There's an alchemy to this dish that I don't understand, though I don't let that stop me, and I suggest you don't, either. I stir-fry veg often, sometimes mixed, sometimes solo, and nearly always, there are aromatics or sauces involved. Some minced ginger, some slivered garlic, a splash of sesame oil, an oyster bath. All of the above. At least something.
There is none of that, here, only heat, salt, sugar, magic, plus the deeply complementary pairing of veg. The shiitakes bring an exquisite meatiness, savory and toothsome and faintly smoky. The bok choy—the small variety, baby or Shanghai, depending on your vendor—goes bright, crisp and sweet in its brief dance with heat. They're quickly cooked separately, in stages, in the same pan, the mushrooms seared, the bok just steamed, then brought back together to mingle and meld.
Meanwhile, discreet pinches of salt and (yes) sugar are added, and suddenly seem all the seasoning a person might ever need. I forget how a flick of sugar brings sparkle, not sweetness, can make the greens taste more green. I'm reminded of the power of plain salt, well deployed, the way it plumps up and rounds out an edible.
Add a caramelized edge from a small spoon of oil, and a slender thread of char from screaming high heat (wok hay, if you will; skillet breath, if you won't), and you've a straightforward side of beguiling grace. Not bad for a dish that takes all of ten minutes, from a list of ingredients that fit on one hand.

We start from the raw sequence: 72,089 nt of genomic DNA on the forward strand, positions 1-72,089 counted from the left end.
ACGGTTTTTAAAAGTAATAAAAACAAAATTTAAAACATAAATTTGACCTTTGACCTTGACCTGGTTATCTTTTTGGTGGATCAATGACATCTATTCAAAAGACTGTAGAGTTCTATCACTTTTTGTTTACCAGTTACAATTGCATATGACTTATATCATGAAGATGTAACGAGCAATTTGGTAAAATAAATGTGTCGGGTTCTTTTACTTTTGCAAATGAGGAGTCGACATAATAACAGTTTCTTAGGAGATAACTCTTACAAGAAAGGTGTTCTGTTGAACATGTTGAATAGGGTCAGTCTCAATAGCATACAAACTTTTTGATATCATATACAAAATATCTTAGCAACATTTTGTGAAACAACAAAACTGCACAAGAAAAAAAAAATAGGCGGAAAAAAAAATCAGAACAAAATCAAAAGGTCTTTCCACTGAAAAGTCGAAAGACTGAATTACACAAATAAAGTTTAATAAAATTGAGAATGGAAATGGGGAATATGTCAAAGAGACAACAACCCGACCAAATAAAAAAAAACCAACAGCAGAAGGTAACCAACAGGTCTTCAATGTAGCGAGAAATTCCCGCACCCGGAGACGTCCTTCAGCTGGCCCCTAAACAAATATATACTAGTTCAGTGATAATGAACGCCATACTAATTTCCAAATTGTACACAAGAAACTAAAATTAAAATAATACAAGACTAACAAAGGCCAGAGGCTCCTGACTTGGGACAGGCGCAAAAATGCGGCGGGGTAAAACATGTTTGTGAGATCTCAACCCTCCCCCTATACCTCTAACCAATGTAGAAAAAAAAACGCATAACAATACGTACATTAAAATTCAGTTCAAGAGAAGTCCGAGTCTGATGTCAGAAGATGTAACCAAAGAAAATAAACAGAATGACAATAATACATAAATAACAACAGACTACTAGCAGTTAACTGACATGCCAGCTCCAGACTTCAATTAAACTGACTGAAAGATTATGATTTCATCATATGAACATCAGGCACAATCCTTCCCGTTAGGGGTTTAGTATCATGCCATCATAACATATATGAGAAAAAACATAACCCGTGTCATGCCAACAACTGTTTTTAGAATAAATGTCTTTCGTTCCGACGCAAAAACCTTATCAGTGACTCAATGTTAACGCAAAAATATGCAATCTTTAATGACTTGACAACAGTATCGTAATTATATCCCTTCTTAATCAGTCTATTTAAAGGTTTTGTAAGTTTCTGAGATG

Dry Stir-Fried Baby Bok + Shiitakes
adapted from Saveur
Serves four as a side, or one hungry Molly
Dried shiitakes (buy whole, if you can) are available at well-stocked groceries, as well as any Asian market. I've also used fresh, here, and they are differently, equally delicious. Just skip Step 1. Please note: allow 20-30 minutes soaking time, if using dried shiitakes.
Baby bok choy is available at many farmer's markets, well-stocked groceries, and any Asian grocery, where it is dependably inexpensive and impeccably fresh, year-round. I also spied it last week at, of all places, Costco. I prefer to wash bok choy by soaking it, as it tends to be gritty. For the same reason, although whole heads are beautiful in magazines, I always halve mine, to ensure the bases are clean. The original recipe called for 2 tablespoons of water to steam the bok. I find the residual, post-soaking water in the leaves to be sufficient. If any additional liquid is needed, add a small splash of the mushroom soaking water.